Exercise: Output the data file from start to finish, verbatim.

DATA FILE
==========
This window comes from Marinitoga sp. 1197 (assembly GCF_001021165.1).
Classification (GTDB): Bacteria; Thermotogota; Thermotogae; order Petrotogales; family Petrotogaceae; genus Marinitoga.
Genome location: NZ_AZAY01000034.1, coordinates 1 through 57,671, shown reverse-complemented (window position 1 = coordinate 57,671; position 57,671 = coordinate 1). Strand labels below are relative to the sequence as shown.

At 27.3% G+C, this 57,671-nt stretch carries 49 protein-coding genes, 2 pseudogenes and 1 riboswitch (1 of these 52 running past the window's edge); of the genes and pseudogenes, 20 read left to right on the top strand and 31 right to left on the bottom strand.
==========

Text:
This window comes from Marinitoga sp. 1197 (assembly GCF_001021165.1).
Classification (GTDB): Bacteria; Thermotogota; Thermotogae; order Petrotogales; family Petrotogaceae; genus Marinitoga.
Genome location: NZ_AZAY01000034.1, coordinates 1 through 57,671, shown reverse-complemented (window position 1 = coordinate 57,671; position 57,671 = coordinate 1). Strand labels below are relative to the sequence as shown.

At 27.3% G+C, this 57,671-nt stretch carries 49 protein-coding genes, 2 pseudogenes and 1 riboswitch (1 of these 52 running past the window's edge); of the genes and pseudogenes, 20 read left to right on the top strand and 31 right to left on the bottom strand.